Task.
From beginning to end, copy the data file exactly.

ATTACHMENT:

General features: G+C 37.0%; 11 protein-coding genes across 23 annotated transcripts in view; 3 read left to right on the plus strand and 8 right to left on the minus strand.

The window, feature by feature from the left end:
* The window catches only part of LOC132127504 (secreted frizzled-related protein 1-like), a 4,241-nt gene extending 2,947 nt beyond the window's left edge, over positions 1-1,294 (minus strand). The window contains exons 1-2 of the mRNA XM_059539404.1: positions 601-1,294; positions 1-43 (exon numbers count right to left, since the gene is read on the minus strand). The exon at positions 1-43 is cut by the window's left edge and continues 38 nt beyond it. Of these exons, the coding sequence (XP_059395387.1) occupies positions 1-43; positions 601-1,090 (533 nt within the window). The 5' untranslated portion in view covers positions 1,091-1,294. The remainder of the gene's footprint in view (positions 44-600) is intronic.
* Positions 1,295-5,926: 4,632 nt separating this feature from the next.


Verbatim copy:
General features: G+C 37.0%; 11 protein-coding genes across 23 annotated transcripts in view; 3 read left to right on the plus strand and 8 right to left on the minus strand.

The window, feature by feature from the left end:
* The window catches only part of LOC132127504 (secreted frizzled-related protein 1-like), a 4,241-nt gene extending 2,947 nt beyond the window's left edge, over positions 1-1,294 (minus strand). The window contains exons 1-2 of the mRNA XM_059539404.1: positions 601-1,294; positions 1-43 (exon numbers count right to left, since the gene is read on the minus strand). The exon at positions 1-43 is cut by the window's left edge and continues 38 nt beyond it. Of these exons, the coding sequence (XP_059395387.1) occupies positions 1-43; positions 601-1,090 (533 nt within the window). The 5' untranslated portion in view covers positions 1,091-1,294. The remainder of the gene's footprint in view (positions 44-600) is intronic.
* Positions 1,295-5,926: 4,632 nt separating this feature from the next.